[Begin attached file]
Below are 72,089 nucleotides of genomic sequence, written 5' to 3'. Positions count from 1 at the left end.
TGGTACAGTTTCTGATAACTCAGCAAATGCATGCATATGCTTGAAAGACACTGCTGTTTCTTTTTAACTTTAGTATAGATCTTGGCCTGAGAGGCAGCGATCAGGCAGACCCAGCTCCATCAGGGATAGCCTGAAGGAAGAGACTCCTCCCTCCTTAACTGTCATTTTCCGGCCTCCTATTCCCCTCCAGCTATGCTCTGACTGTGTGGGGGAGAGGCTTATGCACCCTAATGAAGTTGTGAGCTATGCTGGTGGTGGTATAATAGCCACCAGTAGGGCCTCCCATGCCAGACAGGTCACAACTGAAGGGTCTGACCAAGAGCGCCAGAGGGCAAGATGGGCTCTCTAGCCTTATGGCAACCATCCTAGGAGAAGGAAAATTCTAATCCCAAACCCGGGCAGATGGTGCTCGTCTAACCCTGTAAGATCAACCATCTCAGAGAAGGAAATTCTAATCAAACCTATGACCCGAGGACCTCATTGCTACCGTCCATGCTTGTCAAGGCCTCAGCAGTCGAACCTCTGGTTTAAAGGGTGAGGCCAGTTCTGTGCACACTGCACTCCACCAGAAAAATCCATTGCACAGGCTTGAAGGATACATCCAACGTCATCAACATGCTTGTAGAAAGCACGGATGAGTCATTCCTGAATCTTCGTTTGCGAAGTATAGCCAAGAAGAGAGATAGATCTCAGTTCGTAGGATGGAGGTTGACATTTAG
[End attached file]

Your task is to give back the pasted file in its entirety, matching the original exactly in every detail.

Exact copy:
Below are 72,089 nucleotides of genomic sequence, written 5' to 3'. Positions count from 1 at the left end.
TGGTACAGTTTCTGATAACTCAGCAAATGCATGCATATGCTTGAAAGACACTGCTGTTTCTTTTTAACTTTAGTATAGATCTTGGCCTGAGAGGCAGCGATCAGGCAGACCCAGCTCCATCAGGGATAGCCTGAAGGAAGAGACTCCTCCCTCCTTAACTGTCATTTTCCGGCCTCCTATTCCCCTCCAGCTATGCTCTGACTGTGTGGGGGAGAGGCTTATGCACCCTAATGAAGTTGTGAGCTATGCTGGTGGTGGTATAATAGCCACCAGTAGGGCCTCCCATGCCAGACAGGTCACAACTGAAGGGTCTGACCAAGAGCGCCAGAGGGCAAGATGGGCTCTCTAGCCTTATGGCAACCATCCTAGGAGAAGGAAAATTCTAATCCCAAACCCGGGCAGATGGTGCTCGTCTAACCCTGTAAGATCAACCATCTCAGAGAAGGAAATTCTAATCAAACCTATGACCCGAGGACCTCATTGCTACCGTCCATGCTTGTCAAGGCCTCAGCAGTCGAACCTCTGGTTTAAAGGGTGAGGCCAGTTCTGTGCACACTGCACTCCACCAGAAAAATCCATTGCACAGGCTTGAAGGATACATCCAACGTCATCAACATGCTTGTAGAAAGCACGGATGAGTCATTCCTGAATCTTCGTTTGCGAAGTATAGCCAAGAAGAGAGATAGATCTCAGTTCGTAGGATGGAGGTTGACATTTAG